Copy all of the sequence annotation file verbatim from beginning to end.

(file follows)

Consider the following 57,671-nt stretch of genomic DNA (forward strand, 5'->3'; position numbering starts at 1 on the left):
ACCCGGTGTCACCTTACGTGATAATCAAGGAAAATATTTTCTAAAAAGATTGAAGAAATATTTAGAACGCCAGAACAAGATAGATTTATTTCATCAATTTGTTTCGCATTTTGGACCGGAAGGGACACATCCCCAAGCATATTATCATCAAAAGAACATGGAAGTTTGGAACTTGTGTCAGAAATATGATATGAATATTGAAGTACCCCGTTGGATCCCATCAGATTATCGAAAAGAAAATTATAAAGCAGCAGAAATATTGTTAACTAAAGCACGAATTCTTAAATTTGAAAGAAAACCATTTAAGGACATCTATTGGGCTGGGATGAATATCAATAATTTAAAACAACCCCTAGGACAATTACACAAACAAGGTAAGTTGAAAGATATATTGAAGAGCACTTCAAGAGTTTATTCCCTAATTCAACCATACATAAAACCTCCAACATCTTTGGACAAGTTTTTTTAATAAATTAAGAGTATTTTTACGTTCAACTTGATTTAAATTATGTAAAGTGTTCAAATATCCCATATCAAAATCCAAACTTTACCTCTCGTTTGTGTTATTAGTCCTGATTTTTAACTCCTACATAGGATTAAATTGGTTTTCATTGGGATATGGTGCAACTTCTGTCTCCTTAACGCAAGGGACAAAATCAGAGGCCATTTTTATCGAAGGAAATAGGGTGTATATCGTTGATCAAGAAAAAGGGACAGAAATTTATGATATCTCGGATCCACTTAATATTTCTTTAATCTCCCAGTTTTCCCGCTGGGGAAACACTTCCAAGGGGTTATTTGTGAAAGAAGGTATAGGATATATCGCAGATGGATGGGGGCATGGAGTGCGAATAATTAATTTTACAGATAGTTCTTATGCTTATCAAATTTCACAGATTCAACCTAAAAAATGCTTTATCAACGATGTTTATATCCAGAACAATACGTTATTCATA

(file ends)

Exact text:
Consider the following 57,671-nt stretch of genomic DNA (forward strand, 5'->3'; position numbering starts at 1 on the left):
ACCCGGTGTCACCTTACGTGATAATCAAGGAAAATATTTTCTAAAAAGATTGAAGAAATATTTAGAACGCCAGAACAAGATAGATTTATTTCATCAATTTGTTTCGCATTTTGGACCGGAAGGGACACATCCCCAAGCATATTATCATCAAAAGAACATGGAAGTTTGGAACTTGTGTCAGAAATATGATATGAATATTGAAGTACCCCGTTGGATCCCATCAGATTATCGAAAAGAAAATTATAAAGCAGCAGAAATATTGTTAACTAAAGCACGAATTCTTAAATTTGAAAGAAAACCATTTAAGGACATCTATTGGGCTGGGATGAATATCAATAATTTAAAACAACCCCTAGGACAATTACACAAACAAGGTAAGTTGAAAGATATATTGAAGAGCACTTCAAGAGTTTATTCCCTAATTCAACCATACATAAAACCTCCAACATCTTTGGACAAGTTTTTTTAATAAATTAAGAGTATTTTTACGTTCAACTTGATTTAAATTATGTAAAGTGTTCAAATATCCCATATCAAAATCCAAACTTTACCTCTCGTTTGTGTTATTAGTCCTGATTTTTAACTCCTACATAGGATTAAATTGGTTTTCATTGGGATATGGTGCAACTTCTGTCTCCTTAACGCAAGGGACAAAATCAGAGGCCATTTTTATCGAAGGAAATAGGGTGTATATCGTTGATCAAGAAAAAGGGACAGAAATTTATGATATCTCGGATCCACTTAATATTTCTTTAATCTCCCAGTTTTCCCGCTGGGGAAACACTTCCAAGGGGTTATTTGTGAAAGAAGGTATAGGATATATCGCAGATGGATGGGGGCATGGAGTGCGAATAATTAATTTTACAGATAGTTCTTATGCTTATCAAATTTCACAGATTCAACCTAAAAAATGCTTTATCAACGATGTTTATATCCAGAACAATACGTTATTCATA